Philadelphia Curtails Public Records on Police Complaints

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When Philadelphia Mayor Jim Kenney signed an order in August to post online civilian complaints against Philadelphia police officers, he touted it as a “commonsense reform” that would build trust between the police department and the communities it serves. “This data will show residents in an easily accessible, online format how the city handles complaints against police officers,” Kenney said. Just don’t ask which police officers, reports As it turns out, the policy reversed a decades-old practice that treated closed investigations as public records, complete with the names of officers and the citizens who filed the complaints. The Kenney administration, in consultation with police brass, inserted language into the executive order to remove those names, among other information.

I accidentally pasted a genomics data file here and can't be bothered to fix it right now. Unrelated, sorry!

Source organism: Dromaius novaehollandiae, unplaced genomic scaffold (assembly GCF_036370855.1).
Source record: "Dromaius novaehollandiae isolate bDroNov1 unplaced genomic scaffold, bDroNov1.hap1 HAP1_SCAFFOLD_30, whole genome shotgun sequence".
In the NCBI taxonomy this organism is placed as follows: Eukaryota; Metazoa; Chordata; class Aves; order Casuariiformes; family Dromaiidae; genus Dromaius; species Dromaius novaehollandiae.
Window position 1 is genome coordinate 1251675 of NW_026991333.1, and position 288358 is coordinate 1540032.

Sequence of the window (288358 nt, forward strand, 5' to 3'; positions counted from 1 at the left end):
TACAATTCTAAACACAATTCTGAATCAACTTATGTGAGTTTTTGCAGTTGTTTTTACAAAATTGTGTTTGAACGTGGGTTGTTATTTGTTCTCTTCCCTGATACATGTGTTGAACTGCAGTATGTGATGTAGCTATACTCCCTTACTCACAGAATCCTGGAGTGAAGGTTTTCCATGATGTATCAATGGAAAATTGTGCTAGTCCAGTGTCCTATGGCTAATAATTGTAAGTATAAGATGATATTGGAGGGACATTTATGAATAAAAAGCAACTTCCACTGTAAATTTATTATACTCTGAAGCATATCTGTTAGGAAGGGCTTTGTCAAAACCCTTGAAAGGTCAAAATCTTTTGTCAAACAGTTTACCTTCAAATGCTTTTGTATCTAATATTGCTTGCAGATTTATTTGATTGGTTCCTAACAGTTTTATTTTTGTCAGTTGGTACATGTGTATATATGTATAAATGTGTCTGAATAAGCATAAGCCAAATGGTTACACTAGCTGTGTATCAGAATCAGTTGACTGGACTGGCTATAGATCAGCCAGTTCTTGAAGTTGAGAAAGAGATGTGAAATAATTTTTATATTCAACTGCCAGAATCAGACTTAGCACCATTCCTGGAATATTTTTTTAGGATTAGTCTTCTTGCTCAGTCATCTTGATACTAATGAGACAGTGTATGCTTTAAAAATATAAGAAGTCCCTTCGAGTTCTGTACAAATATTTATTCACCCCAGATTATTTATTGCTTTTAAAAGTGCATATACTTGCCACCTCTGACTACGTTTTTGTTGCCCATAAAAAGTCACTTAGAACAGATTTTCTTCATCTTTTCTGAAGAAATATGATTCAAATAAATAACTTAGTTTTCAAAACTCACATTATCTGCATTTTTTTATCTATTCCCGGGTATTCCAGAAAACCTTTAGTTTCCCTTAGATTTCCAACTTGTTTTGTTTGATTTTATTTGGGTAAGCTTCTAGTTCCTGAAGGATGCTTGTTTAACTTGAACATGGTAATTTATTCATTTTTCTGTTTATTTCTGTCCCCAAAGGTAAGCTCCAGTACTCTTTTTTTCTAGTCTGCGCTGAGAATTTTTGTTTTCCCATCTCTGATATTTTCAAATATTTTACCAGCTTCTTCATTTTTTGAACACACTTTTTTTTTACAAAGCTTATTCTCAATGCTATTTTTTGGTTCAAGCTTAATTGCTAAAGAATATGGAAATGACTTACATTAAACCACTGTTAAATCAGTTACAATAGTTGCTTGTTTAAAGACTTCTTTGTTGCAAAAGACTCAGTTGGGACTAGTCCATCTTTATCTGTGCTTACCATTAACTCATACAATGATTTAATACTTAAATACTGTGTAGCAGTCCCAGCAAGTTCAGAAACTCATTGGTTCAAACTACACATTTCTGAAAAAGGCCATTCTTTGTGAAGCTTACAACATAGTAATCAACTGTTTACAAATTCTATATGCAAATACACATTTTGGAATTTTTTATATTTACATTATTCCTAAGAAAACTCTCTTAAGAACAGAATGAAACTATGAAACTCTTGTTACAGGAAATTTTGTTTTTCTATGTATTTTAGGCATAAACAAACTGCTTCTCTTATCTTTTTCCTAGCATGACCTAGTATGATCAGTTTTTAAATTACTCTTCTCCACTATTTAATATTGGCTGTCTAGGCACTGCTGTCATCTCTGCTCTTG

Officers who are subjects of the complaints are identified only by first and last initials, or sometimes only first initials. Other officers are anonymous. “This is a bold attempt by the Police Department to shield itself from public scrutiny and the potential of outside agencies to investigate accusations of police misconduct,” said civil-rights attorney Paul Hetznecker. Since the executive order went into effect in November, the police department has been reluctant or has refused to identify officers who are the subject of complaints. Officials said police would continue to provide complaint case numbers if a reporter sought complaints against a specific officer. The reporter could then tie redacted complaint files to individual officers. Still, officials have provided shifting explanations of what information will be available to the media and the public. The Rev. Mark Tyler, a community activist and pastor at Mother Bethel AME Church, said, “It’s odd that when everyone in the world is going for more transparency, to say, ‘Let’s give them less’. I just don’t get it.”

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